View Description Hide DescriptionThe effects of a biasing potential on the statistical properties of the fluctuating flux, particle density and radial velocitytime series in the nonfusion magnetoplasma Thorello [C. Riccardi, D. Xuantong, M. Salierno, L. Gamberale, and M. Fontanesi, Phys. Plasmas 4, 3749 (1997)] are studied. The shape evolution of the probability distribution function (PDF) of the temporal coarsegrained fluctuating flux is investigated as a function of the radial position in the plasma equatorial plane, for different values of the bias potential applied to a limiter. A reduction of cross correlations between density and radial velocity, concomitant with an increase in the shearing rate of the radial electric field, is found near the center of the plane as a function of the bias potential. The partial densityvelocity cross correlations, evaluated at different time scales, reach their asymptotic values for times of the order of those describing the change in shape of the fluctuating flux PDF. The magnitude of the shearing rate of the radial electric field, calculated at different radial positions in the plane, is consistent with the expected decorrelation mechanism of turbulent transport.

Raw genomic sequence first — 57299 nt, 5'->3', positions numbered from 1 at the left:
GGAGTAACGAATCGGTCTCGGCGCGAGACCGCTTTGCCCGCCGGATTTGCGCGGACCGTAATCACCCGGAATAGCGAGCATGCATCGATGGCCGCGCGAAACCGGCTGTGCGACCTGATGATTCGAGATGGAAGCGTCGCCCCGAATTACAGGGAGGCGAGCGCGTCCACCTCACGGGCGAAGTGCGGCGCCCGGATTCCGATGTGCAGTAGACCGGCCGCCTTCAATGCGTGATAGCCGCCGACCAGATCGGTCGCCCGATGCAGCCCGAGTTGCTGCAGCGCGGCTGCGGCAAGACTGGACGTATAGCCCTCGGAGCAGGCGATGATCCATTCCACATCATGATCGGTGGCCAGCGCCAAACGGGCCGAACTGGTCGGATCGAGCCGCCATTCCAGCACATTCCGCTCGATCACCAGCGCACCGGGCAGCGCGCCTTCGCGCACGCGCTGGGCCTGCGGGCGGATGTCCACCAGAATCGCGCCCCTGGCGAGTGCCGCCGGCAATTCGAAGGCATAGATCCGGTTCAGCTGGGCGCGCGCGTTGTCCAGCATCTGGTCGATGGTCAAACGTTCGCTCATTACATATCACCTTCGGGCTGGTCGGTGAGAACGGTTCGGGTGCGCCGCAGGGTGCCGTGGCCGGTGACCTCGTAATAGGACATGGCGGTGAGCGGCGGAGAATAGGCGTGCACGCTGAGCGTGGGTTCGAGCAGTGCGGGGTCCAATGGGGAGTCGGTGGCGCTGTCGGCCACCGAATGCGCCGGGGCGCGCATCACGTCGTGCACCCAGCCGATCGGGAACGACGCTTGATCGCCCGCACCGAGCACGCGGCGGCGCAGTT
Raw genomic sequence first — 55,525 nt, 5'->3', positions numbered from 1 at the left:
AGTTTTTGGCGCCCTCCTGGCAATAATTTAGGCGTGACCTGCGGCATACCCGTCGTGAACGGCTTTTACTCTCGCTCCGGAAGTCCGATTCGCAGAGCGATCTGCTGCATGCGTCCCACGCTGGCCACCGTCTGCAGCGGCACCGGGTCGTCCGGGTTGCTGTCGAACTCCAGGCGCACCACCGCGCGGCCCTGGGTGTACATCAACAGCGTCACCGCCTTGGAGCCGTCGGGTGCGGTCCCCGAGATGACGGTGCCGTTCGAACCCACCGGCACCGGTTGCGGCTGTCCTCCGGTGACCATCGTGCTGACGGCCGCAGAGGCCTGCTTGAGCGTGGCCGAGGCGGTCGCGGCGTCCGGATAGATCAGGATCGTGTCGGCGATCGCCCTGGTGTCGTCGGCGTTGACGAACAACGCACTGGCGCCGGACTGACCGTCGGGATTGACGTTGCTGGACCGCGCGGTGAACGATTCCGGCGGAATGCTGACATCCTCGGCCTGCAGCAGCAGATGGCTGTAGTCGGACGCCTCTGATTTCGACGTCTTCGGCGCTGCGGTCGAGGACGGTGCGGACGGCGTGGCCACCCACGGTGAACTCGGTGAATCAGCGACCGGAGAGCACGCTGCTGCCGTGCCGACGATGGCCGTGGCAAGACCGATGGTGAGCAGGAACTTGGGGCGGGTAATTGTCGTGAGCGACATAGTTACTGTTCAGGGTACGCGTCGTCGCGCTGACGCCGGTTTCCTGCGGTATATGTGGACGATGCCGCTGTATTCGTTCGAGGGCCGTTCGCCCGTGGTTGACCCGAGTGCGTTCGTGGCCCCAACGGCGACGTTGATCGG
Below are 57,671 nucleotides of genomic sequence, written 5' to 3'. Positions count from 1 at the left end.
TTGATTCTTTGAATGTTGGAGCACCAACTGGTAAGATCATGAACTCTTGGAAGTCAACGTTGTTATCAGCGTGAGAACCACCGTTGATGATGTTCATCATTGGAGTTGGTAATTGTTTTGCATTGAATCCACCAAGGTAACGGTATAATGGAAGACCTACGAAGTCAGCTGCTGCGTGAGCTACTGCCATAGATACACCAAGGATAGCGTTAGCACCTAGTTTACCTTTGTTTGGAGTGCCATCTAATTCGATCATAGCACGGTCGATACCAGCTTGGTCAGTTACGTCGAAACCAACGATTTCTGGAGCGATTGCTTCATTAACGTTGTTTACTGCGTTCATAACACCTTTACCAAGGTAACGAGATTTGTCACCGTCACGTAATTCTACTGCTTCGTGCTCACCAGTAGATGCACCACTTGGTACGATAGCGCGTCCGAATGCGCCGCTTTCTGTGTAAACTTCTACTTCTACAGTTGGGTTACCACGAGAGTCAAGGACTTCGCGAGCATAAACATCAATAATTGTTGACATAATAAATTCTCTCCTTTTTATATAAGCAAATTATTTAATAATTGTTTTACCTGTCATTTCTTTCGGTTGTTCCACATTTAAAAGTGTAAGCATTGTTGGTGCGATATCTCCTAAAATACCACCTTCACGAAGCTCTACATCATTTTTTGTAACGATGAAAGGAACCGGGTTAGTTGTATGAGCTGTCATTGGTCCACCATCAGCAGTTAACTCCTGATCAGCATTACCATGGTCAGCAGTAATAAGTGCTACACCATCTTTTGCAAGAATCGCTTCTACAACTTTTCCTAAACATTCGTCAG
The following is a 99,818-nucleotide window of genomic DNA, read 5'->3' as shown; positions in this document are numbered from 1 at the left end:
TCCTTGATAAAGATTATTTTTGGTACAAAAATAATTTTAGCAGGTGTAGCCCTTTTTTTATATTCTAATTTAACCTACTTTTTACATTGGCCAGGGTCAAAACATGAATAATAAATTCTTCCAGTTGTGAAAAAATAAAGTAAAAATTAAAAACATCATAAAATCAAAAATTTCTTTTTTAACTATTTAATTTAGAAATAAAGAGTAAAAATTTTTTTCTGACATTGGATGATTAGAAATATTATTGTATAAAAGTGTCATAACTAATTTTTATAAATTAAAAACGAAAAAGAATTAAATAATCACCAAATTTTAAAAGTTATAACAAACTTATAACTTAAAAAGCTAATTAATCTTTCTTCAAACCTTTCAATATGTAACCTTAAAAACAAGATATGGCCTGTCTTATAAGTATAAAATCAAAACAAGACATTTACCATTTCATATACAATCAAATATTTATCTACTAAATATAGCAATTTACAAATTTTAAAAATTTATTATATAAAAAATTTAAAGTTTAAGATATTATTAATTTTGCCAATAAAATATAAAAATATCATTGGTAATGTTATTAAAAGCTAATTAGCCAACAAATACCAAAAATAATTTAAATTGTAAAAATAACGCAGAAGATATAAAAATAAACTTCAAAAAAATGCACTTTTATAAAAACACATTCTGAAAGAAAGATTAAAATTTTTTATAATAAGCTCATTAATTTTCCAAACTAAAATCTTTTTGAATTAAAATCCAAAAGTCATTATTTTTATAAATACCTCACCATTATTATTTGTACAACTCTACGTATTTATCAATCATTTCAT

Inertially Confined Plasmas, Dense Plasmas, Equations of State

Effect of current rate on energy deposition into exploding metal wires in vacuum